by Don Woodrow
About the middle of August 1996 CAPS
member Rick Shaban asked whether
I could tell him anything
about a Victrola XIII.
I told him that I was
not familiar with this gramophone and
asked for him to hold while I looked it up in
my copy of "Look for the Dog".
"Look for the Dog" by Robert Baumbach,
contains photographs of all known Victor
There are more than
one hundred and forty different Victrolas
illustrated in this book.
When I turned to the picture portion of this book,
I found that there was information on
the Victrola XII and XIV but nothing for the
XIII. I asked him whether this gramophone
could be a Victrola X and if the three III's
could be number 111’s and part of the serial
number. He advised that the serial plate
clearly showed XIII and that the serial
number had only three digits.
I then looked at the production figures in the
front of the book and found that there were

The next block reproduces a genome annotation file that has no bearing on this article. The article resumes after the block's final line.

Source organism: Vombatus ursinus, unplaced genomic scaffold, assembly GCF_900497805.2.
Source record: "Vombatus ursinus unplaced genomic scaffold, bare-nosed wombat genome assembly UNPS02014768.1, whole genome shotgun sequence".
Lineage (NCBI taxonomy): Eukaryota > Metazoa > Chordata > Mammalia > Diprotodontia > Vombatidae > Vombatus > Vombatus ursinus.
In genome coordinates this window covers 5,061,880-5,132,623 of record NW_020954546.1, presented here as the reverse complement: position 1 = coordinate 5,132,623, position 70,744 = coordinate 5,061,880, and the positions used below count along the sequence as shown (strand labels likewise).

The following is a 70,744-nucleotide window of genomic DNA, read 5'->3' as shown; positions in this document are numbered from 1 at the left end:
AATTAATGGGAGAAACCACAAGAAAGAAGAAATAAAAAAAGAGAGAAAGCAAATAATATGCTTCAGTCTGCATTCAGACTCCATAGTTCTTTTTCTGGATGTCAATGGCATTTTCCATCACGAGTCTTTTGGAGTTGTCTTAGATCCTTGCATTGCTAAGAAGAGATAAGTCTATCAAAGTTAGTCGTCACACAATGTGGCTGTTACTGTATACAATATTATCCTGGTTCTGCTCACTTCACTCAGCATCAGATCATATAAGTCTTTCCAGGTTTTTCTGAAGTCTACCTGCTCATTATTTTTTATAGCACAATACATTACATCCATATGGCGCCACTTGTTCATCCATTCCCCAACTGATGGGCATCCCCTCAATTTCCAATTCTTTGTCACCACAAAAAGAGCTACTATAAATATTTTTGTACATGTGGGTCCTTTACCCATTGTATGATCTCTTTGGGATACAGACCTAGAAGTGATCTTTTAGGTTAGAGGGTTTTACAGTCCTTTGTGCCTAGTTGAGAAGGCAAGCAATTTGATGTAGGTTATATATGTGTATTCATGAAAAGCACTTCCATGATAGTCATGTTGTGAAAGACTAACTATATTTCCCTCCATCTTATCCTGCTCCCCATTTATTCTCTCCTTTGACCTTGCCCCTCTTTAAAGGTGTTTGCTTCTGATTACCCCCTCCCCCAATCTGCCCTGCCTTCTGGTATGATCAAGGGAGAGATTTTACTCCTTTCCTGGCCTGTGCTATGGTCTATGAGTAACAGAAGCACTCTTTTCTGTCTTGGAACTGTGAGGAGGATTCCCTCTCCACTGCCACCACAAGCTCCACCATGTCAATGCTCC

only 662 of these gramophones produced
during 1920 and that there was "no known
illustration for this Victrola". I told him it
would appear that he owned a gramophone
which was extremely rare.
He brought the motor mounted to the motor
board and reproducer to me for repair and
overhaul. There was nothing unusual about
this repair. Both motor (large barrel with
two springs) and reproducer (Victrola 2) are
commonly found on Victor floor models.
Rick mailed photographs of his Victrola
XIII to Robert Baumbach who will include
a photograph of this gramophone in the
next revision of his book. The only
references to the Victrola XIII in the
current edition are in the introduction and
the Victor Talking Machine Production
Chart. According to Baumbach, the chart
was based on the notebooks of B.L
Aldridge, a Victor employee. His
notebooks give the only information on
this particular machine and was not
mentioned in any other Victor document.
Baumbach theorizes that the machine was
dropped for no better reason than its
unlucky number. It sold for $250.00 in
Rick placed an advertisement in the
Michigan Antique Phonograph Society
newsletter and received about ten inquiries
from collectors residing in various states.
He told me that he had bought this
gramophone from a furniture refinishing
store in the Barrie area for $350.00.
This was his very first gramophone.
Although Rick has since traded his Victrola
XIII, I am pleased to say that this
gramophone has remained in Canada.
It now belongs to a serious collector who
appreciates owning a very rare machine —
the only one known to be in existence in